Monday, October 29, 2012

Footsteps on the Cityscape With Virginia Woolf

An avid walker, Virginia Woolf brings her passion for movement to the pages of her work. In  The Waves, originally published in 1931, we observe male and female characters navigating through urban places by walking. We seem them grapple with meaningful explanations for walking. From a philosophical perspective, this reminds us of our discussions regarding French sociologist and philosopher Michel DeCerteau and his movement imperative, the advent of the flaneur and the impact of this urban movement for women. Feminist theorist Linda McDowell offers further insights into the freedom factor for urban walking and allows us to better understand the liberation that occurs with Woolf’s female characters as they take to the city landscape.

DeCerteau believed that walking enabled the participant to gain a tactical view of the city, thus engaging in the happenings of urban life, deciphering stories and creating new memories. “He (DeCerteau) compares the act of walking to rhetoric, so that the appropriation of spaces can be seen as a kind of troping,  the official stories about movement in the city,” (Whitworth, 2007 ), p 16. Let’s examine strains of DeCerteau in The Waves by looking at a conversational exchange between characters Bernard and Neville. 

“It is true, and I know for a fact,” said Bernard, “as we walk down this avenue, that a King, riding, fell over a molehill here. But how strange it seems to set against the whirling abysses of infinite space, a little figure with a golden teapot on his head …. No, I try to recover, as we walk,  the sense of time, but with that streaming darkness in my eyes I have lost my grip,” Woolf writes in The Waves. (Woolf, 1931; 2005), p 167.  Neville disagrees.

“Unreasonably ridiculous,” said Neville, “as we walk, time comes back. A dog does it, prancing. The machine works …. I am beginning to be convinced, as we walk that fate of Europe is of immense importance, and, ridiculous as it seems, that all depends upon the battle of Blenheim. (Woolf, 1931; 2005), 167.     

While these male characters have a command of the public space and may dispute the role of time while walking, theorists such as McDowell posit an oppositional view for feminist theorists. She asserts that traversing over the public landscape may be considered a liberating factor for women. She writes, “…the public spaces of the city have been significant locations in women’s escape from male dominance and from the bourgeois norms of modern society.” (McDowell, 1999) p 49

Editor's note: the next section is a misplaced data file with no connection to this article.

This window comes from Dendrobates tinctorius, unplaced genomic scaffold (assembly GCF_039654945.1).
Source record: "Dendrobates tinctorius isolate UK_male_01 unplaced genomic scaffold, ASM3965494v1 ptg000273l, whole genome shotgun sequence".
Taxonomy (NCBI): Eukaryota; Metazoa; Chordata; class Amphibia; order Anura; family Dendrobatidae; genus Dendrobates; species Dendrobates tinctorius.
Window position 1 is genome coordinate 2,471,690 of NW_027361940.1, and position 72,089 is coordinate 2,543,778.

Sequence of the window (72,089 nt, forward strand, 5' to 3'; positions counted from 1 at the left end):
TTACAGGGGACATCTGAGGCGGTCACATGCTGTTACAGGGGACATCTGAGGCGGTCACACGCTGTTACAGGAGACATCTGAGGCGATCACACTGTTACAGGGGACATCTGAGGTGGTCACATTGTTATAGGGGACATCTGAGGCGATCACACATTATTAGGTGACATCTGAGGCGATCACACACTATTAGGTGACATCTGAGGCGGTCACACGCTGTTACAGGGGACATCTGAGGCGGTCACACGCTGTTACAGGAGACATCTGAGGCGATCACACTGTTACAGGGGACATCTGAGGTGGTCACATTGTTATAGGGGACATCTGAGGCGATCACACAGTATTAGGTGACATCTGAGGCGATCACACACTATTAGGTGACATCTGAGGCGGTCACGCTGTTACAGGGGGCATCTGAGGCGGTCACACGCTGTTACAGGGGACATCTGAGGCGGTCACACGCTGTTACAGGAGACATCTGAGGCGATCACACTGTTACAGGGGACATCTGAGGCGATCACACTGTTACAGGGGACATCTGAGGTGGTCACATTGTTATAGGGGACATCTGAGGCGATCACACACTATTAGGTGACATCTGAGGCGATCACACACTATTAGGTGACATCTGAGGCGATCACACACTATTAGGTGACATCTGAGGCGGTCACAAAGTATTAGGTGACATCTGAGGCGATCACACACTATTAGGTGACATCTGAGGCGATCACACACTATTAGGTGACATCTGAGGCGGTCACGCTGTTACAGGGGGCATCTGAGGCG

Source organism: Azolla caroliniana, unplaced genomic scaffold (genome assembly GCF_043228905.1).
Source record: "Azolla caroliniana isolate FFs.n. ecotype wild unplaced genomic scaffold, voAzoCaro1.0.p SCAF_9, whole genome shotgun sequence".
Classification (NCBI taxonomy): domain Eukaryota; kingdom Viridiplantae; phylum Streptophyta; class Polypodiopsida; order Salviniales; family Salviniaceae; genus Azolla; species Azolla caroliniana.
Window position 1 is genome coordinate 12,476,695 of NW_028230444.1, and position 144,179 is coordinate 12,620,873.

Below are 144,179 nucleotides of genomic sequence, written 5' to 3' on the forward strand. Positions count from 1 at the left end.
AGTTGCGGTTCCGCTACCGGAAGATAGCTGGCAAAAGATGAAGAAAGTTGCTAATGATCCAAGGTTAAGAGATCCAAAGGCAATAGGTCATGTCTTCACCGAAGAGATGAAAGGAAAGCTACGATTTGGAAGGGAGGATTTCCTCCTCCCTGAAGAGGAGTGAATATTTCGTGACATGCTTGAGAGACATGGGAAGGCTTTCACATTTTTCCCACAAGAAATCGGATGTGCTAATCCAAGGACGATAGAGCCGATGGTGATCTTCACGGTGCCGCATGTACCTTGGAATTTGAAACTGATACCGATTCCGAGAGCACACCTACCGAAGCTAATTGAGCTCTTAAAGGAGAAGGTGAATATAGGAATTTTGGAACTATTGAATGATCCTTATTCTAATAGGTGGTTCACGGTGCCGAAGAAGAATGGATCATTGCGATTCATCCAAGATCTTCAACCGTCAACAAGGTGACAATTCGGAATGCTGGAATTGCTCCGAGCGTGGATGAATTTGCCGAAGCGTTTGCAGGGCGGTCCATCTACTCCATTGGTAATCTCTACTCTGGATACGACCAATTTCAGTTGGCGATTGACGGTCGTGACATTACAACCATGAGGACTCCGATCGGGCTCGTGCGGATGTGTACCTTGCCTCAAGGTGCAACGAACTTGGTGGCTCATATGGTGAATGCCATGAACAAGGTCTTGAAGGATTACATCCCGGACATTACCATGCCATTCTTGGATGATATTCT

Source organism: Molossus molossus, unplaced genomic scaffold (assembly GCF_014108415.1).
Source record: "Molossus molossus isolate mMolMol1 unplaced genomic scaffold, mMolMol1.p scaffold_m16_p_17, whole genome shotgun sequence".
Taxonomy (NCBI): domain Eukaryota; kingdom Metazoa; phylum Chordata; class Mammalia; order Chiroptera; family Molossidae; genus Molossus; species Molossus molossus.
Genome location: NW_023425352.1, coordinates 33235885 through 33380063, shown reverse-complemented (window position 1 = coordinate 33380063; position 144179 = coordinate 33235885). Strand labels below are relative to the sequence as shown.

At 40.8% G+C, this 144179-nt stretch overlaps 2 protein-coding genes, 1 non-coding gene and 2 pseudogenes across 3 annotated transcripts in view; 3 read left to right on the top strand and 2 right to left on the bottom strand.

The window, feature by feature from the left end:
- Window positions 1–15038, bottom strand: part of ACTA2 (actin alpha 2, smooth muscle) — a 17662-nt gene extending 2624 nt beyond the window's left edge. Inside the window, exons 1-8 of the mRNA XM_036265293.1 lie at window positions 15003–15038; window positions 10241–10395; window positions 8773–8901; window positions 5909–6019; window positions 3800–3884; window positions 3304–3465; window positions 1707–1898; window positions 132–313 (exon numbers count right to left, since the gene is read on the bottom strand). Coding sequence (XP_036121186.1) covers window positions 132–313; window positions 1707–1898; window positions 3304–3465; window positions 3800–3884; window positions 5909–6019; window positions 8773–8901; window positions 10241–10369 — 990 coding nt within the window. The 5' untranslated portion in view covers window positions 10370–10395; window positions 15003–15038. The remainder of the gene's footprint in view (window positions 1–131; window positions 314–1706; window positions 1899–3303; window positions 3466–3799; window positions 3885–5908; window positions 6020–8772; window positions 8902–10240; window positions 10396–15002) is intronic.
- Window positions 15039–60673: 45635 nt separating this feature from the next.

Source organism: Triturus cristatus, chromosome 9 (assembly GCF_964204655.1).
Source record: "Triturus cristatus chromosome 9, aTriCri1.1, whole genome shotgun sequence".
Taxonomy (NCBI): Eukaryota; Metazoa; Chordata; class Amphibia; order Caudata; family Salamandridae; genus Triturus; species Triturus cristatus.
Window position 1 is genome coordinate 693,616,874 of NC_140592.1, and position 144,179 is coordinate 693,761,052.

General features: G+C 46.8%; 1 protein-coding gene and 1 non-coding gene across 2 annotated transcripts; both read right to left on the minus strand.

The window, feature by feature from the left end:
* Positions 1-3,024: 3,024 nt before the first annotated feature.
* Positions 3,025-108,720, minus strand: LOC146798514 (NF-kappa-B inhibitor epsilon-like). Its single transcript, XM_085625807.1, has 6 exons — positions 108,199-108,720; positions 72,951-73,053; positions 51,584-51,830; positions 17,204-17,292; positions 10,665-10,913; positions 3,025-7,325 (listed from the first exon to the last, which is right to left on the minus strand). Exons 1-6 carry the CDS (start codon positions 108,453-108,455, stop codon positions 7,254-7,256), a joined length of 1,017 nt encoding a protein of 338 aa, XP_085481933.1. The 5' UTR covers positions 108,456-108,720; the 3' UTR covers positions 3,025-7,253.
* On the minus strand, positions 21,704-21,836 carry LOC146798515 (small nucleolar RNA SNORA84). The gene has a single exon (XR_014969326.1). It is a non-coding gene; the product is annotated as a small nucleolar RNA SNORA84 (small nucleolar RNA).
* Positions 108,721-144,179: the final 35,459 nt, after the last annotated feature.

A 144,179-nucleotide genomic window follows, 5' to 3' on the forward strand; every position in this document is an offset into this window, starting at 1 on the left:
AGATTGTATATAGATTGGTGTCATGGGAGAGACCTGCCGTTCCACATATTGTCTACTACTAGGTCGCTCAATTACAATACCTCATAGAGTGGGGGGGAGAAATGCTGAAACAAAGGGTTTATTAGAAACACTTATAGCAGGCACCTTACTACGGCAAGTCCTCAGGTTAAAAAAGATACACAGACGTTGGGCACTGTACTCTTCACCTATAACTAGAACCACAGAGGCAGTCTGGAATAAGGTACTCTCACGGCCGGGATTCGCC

In her fictional works, Woolf liberates women into the public realm via women walking in the public spaces of the city, as evidenced by Mrs. Dalloway’s excursion. Further, in the book Mrs. Dalloway, we also read about her daughter (Elizabeth) walking as part of a shopping journey. In The Waves, we see Jinny take to the streets of London to walk her dog and partake of daily living, giving her a sense of public freedom, unrestrained from her traditional roles.   Jinny becomes a female flaneur, a feminist act of modernity brought to us by Virginia Woolf.  “The quintessential figure of the modern metropolis, according to Baudelaire was that of the flaneur: the strolling observer, who gazed, but did not participate in the spectacular developments in the city. The flaneur was an anonymous figure in the urban crowd, invisible but all-seeing, a spectator who was, according to Frisby, “a prince who everywhere rejoices in his incognito.” (McDowell, 1999), p154

While early female flaneurs were classified as “streetwalkers,” Woolf casts aside this discriminatory label and interjects her characters into the public space, allowing them to participate in the DeCerteanian mode of tactical observation.  “The latter group of women, commonly and accurately termed ‘streetwalkers’ were regarded as fallen women in the hypocritical sexual double standard of the Victorian era.  The very act of their appearance on the streets left the status of women open to interpretation and, often to unwanted sexual advances,” McDowell writes. (McDowell, 1999), p 154

For the Jinny character, who often used her beauty to command attention and wield power over others, the process of aging was characterized as one that put her “underground,” a subterranean experience “below” the freedom exerted by the flaneur.  “Here I stand,” said Jinny, “in the Tube station where everything that is desirable meets – Piccadilly SouthSide, Piccadilly North Side, Regent Street and the Haymarket. I stand for the moment under the pavement in the heart of London. Innumerable wheels rush and feet press just over my head. The great avenues of civilization meet here and strike this way and that. I am in the heart of life,” Jinny states. (Woolf, 1931; 2005), p 140. “But look, there is my body in the looking glass. How solitary, how shrunk, how aged! I am no longer young. I am no longer part of the procession, Jinny laments. (Woolf, 1931; 2005), p 142.  Her aging body, drives her away from the vitality, away from the “action,” and into a bystander role.

Footsteps taken across the urban and pastoral landscapes provide readers with flashes of insight into the use of public and private space, the dynamics associated with these various realms and the courage of Virginia Woolf to empower her female characters to walk out into the public space.   


McDowell, L. (1999). Gender, Identity and Place. Minneapolis: Polity Press .

Whitworth, E. A. (Ed.). (2007 ). Locating Woolf. New York : Palgrave Macmillian.

Woolf, V. (1931; 2005). The Waves. (e. Mark Hussey, Ed.) Orlando, Florida: Harcourt.


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